Network health experts reported on a finding that contraception was associated with a 20% increased risk of breast cancer – by reassuring women that they needn’t stop their birth control.
On Wednesday night, a study out of Denmark broke headlines for finding that the “risk of breast cancer was higher among women who currently or recently used contemporary hormonal contraceptives” than women who had never used them. On Tuesday, the study aired on the three broadcast networks – ABC, CBS, NBC – during their morning news shows.
Published in The New England Journal of Medicine, the study followed 1.8 million women between the ages of 15 and 49 for more than 10 years. The study found a 20% “increased risk of breast cancer” with current and recent use of contraceptives, according to the Associated Press/USA TODAY. That number increased to 38% for women taking such contraception for more than 10 years.
To put that in perspective, roughly 140 million women use hormonal contraceptives, with 16 million in the U.S. The research included varying types of contraceptives and birth control pills. AP reported:
Researchers found a similar breast cancer risk with the progestin-only intrauterine device, and they couldn’t rule out a risk for other hormonal contraceptives like the patch and the implant. Digging further, the researchers found no differences among types of birth control pills. Because of fewer users, the results for the patch, vaginal ring, implant and progestin shot were less clear, but the analysis didn’t rule out an increased breast cancer risk for those methods.
For the first (and worst) report, NBC anchor Hoda Kotb covered the study that “explores the link between certain kinds of birth control and breast cancer” on Today.
On air, Kotb called it “very significant” and health expert Dr. Jessica Shepherd agreed it was “jarring.”
The problem came when Dr. Shepherd mentioned only “oral contraceptive use” in regards to the study. When Kotb asked for her “ultimate takeaway for a woman watching right now who’s a little scared,” Dr. Shepherd recommended women turn to other forms.
Her advice, she stressed was “to not stop taking their birth control,” and “also look at alternatives,” including the IUD, implants and Depo-Provera.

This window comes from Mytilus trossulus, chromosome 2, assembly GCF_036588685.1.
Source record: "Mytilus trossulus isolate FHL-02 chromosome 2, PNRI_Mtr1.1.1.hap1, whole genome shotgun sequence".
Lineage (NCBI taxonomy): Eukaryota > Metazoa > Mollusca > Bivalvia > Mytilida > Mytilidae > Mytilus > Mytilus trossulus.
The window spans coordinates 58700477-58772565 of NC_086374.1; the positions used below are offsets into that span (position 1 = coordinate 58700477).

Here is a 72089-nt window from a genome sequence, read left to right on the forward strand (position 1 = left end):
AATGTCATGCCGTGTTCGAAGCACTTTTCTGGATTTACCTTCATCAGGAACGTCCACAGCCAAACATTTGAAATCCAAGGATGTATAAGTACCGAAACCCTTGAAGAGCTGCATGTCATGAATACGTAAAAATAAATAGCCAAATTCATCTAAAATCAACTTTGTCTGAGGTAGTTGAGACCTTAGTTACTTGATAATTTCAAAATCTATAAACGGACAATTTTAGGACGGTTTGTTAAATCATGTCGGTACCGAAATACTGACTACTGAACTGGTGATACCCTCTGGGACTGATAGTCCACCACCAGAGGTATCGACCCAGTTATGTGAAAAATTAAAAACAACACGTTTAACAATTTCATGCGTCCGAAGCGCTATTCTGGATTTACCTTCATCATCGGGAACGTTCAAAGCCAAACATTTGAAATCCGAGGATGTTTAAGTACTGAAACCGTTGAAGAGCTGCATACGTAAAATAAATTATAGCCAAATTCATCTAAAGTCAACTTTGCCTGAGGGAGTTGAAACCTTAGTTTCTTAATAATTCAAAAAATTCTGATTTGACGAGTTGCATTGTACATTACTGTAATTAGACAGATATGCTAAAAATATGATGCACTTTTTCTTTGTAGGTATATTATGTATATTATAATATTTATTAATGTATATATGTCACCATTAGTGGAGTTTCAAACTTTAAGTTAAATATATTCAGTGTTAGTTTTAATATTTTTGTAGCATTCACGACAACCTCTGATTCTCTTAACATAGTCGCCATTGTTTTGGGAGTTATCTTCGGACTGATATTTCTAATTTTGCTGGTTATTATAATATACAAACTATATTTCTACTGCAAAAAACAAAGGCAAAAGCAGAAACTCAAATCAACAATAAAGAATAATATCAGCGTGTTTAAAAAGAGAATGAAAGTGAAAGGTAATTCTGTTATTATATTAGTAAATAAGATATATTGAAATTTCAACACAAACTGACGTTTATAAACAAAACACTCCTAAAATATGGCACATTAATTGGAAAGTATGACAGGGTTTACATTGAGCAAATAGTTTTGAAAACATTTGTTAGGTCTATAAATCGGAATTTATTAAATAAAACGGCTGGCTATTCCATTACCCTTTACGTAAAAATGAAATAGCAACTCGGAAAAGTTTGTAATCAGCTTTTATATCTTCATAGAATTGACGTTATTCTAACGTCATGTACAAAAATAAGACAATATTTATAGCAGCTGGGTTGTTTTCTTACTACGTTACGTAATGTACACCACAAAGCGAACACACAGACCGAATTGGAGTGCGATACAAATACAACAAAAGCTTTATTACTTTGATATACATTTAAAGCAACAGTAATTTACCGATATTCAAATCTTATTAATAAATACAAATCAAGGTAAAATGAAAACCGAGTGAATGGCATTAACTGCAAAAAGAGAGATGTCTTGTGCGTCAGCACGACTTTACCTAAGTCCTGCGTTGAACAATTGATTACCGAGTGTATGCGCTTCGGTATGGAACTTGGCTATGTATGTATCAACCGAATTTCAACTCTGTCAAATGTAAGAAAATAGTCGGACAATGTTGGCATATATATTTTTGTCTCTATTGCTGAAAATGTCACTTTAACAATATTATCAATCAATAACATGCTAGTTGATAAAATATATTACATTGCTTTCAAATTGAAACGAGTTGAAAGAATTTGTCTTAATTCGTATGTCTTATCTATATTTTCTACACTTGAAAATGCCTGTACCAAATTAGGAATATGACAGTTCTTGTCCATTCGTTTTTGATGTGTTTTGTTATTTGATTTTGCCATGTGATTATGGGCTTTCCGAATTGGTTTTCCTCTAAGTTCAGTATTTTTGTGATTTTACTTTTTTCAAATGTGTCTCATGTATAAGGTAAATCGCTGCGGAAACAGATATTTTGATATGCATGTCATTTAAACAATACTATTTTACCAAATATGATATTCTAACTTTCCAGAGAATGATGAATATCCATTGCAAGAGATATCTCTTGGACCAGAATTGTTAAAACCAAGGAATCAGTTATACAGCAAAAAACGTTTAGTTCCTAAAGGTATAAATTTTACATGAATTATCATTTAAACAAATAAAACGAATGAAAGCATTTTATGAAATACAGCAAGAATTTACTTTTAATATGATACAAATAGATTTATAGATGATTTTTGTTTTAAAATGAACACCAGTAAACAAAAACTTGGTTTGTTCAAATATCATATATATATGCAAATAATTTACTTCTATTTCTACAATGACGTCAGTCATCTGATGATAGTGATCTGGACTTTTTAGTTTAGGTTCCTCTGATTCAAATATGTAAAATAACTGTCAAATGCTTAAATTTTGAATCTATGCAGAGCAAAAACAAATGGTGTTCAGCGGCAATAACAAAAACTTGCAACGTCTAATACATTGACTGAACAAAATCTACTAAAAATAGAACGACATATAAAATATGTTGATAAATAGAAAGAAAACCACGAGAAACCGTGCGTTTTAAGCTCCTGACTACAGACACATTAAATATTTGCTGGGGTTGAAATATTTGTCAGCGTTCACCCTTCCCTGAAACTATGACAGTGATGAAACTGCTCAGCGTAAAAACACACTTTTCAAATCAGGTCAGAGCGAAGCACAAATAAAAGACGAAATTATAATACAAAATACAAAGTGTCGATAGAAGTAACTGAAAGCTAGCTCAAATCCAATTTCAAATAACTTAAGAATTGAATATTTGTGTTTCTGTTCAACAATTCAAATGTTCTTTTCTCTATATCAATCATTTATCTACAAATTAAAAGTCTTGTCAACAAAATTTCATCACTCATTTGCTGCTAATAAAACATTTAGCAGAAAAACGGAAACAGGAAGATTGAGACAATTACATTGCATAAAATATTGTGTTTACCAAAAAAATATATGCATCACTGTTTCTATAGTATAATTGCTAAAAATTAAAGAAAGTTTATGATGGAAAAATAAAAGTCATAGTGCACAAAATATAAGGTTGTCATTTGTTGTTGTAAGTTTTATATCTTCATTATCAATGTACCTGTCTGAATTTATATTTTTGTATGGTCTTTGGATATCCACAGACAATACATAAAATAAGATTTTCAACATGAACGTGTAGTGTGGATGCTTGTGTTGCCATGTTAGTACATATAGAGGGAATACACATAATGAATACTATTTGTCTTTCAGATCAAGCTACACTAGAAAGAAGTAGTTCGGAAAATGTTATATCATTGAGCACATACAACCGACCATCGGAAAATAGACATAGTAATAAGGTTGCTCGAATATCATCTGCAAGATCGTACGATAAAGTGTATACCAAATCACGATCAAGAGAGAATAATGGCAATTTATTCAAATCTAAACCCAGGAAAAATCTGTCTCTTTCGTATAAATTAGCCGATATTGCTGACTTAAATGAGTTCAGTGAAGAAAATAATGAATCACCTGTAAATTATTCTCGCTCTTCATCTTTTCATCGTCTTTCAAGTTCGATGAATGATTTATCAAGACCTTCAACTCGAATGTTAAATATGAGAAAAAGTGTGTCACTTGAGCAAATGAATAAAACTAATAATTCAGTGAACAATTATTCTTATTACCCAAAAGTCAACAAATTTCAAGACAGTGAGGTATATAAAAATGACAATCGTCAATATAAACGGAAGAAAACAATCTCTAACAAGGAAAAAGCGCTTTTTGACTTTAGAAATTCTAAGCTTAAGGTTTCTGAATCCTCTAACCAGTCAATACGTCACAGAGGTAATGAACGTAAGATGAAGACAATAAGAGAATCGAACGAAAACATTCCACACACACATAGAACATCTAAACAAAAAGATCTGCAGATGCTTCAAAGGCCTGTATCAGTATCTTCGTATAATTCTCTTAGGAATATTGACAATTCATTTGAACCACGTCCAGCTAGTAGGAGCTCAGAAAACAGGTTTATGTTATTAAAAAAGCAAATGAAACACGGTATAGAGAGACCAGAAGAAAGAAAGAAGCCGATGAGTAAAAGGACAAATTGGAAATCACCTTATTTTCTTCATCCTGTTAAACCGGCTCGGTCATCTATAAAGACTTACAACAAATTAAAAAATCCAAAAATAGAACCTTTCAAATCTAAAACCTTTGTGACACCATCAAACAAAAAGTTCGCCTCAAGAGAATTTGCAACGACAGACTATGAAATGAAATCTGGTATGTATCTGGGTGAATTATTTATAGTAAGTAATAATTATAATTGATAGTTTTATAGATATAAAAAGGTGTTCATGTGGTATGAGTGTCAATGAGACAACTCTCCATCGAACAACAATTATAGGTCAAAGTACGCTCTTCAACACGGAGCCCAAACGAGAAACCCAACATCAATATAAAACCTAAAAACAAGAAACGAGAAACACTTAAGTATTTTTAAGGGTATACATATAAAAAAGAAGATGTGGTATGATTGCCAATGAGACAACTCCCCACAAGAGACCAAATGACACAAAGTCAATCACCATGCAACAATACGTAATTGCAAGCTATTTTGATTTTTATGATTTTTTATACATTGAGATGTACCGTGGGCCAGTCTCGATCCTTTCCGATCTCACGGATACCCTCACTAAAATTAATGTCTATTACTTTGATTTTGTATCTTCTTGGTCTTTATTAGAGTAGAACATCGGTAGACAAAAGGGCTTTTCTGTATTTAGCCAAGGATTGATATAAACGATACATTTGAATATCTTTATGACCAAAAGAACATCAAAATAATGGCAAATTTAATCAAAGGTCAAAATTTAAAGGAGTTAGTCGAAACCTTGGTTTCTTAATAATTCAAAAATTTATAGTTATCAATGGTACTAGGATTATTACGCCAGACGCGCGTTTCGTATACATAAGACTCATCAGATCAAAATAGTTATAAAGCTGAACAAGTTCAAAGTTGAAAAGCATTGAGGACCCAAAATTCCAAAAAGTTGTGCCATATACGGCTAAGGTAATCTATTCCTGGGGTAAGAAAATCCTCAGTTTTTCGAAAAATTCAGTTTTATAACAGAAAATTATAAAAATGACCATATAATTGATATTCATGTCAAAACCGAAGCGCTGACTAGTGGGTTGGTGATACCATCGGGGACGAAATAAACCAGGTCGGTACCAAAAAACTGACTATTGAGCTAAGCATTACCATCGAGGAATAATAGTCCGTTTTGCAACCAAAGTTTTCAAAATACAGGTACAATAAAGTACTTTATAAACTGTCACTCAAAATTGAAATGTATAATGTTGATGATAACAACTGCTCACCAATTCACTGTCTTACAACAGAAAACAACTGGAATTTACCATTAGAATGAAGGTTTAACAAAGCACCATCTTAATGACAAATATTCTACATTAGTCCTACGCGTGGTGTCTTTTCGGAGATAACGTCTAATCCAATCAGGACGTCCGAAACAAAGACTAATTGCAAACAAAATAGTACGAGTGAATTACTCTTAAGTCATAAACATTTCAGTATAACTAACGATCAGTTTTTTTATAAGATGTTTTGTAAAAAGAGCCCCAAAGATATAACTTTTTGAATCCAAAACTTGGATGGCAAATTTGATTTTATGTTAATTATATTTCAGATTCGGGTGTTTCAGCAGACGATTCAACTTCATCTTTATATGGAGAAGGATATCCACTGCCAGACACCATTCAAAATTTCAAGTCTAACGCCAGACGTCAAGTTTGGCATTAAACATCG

Unlike NBC, both ABC and CBS reported that the study did include other forms of contraception, like IUDs. But like NBC, they both recommended women continue with birth control.
For ABC, anchor Robin Roberts brought up the “health alert” that “women who use the pill may face a higher risk” for breast cancer during Good Morning America. She later emphasized to chief medical correspondent Dr. Jennifer Ashton that women “are going to be very, very concerned about this.”
In response, Dr. Ashton reminded Robin to “remember the benefits,” beginning with “preventing pregnancy.” She ironically added, “we can’t throw out the baby with the bathwater.” [!]
While Dr. Ashton found the study “significant,” she said she was “not going to recommend” to her 18-year-old daughter that she stop using the pill.
During This Morning, CBS anchor Gayle King introduced the “new study” on a “link between newer forms of hormonal birth control and the risk of breast cancer” that posed a “small but meaningful increase in risk.”
When co-anchor Norah O’Donnell worried, “should women stop taking birth control?” CBS contributor Dr. David Agus responded with a no.
“With any drug or with anything you take there’s a risk and there’s a benefit,” he said, like lowering other types of cancer. But he recommended talking to doctor for women over 35-years-old.